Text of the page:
T-Mobile, the United States fourth-largest carrier, is looking to extend its lead in prepaid wireless services. Its first move of 2015 is Simply Prepaid, a new set of low-cost monthly plans that should help it extend its lead over rivals with those looking for prepaid service.
T-Mobile announced the new Simply Prepaid plans on its website just moments ago. It’s hoping that the new Simple Prepaid plans deliver a low enough price and some form of predictability. Those are two things, prepaid users crave from their wireless service.
Simple Prepaid plans start at $40 a month and go up from there. That $40 Simple Prepaid plan gets users unlimited talk, text and data. Also included is a 1GB bucket of 4G LTE, which is important for reasons that’ll become clearer in a bit. $50 gets users unlimited talk, text, data and 3GB of 4G LTE. $60 gets T-Mobile customers unlimited talk, text and data plus 5GB of 4G LTE. T-Mobile says it’ll have all three new services ready on January 25th, ten days from now.
Technically, almost ever T-Mobile plan available these days includes unlimited data. The trick is that T-Mobile considers data and 4G LTE different. For example, you can have unlimited data and blow through your 4G LTE allotment. Once that 4G LTE allotment is depleted, T-Mobile will send you back to its 3G system, which is slower the 4G LTE. To be clear, T-Mobile doesn’t just do that with prepaid plans, it does that with all plans unless you sign up for its unlimited service. It’s a small gotcha in T-Mobile’s user-friendly plans.
The Simple Prepaid plans introduces other issues. Simple Prepaid customers are T-Mobile customers, but without some of the best benefits that entails. Late last year T-Mobile rolled out DataStash, a way for users to save by building up their unused data over a calendar year. DataStash proved so interesting that AT&T announced its own data rollover plans. Simple Prepaid plan users don’t get DataStash. Shortly before DataStash, T-Mobile stopped counting some streaming music services towards users’ data allotments. It called this, Music Freedom. Simple Prepaid users don’t get that benefit either. In fact, about the only benefit they get is Wi-Fi calling, so they can text and call friends and family in places that they normally wouldn’t be able to get reception in. There’s no wireless data tethering for sharing your internet connection with another device.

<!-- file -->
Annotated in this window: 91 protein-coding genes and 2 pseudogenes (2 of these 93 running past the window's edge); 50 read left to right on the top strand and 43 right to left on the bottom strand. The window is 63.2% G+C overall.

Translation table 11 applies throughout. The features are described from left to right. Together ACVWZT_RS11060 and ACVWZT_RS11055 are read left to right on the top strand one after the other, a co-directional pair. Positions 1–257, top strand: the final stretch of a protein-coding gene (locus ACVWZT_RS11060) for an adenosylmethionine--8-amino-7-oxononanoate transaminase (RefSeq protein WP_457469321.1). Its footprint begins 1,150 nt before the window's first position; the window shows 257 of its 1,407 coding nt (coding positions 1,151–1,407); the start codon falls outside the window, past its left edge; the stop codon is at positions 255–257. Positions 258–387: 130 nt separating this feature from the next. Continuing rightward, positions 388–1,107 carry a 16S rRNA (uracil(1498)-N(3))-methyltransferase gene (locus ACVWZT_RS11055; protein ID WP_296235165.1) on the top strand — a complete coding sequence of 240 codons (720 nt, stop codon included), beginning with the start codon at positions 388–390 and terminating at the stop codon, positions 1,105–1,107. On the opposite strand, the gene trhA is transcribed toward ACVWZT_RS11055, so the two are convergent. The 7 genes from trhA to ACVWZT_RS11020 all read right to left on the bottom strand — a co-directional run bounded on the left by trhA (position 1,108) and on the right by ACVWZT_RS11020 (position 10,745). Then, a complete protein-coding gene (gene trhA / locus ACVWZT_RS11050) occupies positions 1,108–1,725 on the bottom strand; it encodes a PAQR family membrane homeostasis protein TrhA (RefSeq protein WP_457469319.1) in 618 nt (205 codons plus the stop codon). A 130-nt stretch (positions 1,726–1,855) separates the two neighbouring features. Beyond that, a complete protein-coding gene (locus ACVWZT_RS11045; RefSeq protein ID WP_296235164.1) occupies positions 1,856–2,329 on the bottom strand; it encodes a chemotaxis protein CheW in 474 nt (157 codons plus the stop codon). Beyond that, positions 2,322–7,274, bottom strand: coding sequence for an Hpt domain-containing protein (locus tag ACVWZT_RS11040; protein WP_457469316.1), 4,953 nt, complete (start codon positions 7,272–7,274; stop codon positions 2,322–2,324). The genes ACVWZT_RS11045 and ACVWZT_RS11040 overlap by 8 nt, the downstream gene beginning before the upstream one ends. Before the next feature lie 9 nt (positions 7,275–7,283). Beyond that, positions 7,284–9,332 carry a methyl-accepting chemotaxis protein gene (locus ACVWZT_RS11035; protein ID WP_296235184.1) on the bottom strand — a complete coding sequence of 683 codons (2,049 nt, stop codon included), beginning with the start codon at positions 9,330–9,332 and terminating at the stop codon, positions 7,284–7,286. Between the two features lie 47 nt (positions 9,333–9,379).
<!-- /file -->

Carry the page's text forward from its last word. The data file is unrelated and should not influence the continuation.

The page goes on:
All told, these new plans aren’t exactly the lowest we’ve ever seen prepaid service plans go. Cricket Wireless, AT&T’s self-owned prepaid service, has 1GB data plans starting at $35, provided that users sign up for recurring payments. Cricket’s most expensive plan costs $55 like T-Mobile’s, but includes 10GB of high-speed LTE data instead of 5GB. That price is also with a $5 discount for recurring payments. It appears that for now, T-Mobile is just introducing these plans as a way to keep its growth going and staying competitive.
Users who want to take advantage of these new Simple Prepaid plans will need to factor in the cost of purchasing a compatible smartphone if they don’t have one to use with the service already. With smartphones prices already falling, that should be too big of a problem but it is something to keep in mind. On T-Mobile a decent, but cheap smartphone runs around $100. T-Mobile Simple Choice plans allow users to purchase a device in monthly installments for a cheaper bill when they’re done. T-Mobile isn’t extending that benefit to T-Mobile Simple Prepaid users, which is why having a device or factoring in that cost is essential.
T-Mobile didn’t announce any major changes to any of its other offerings.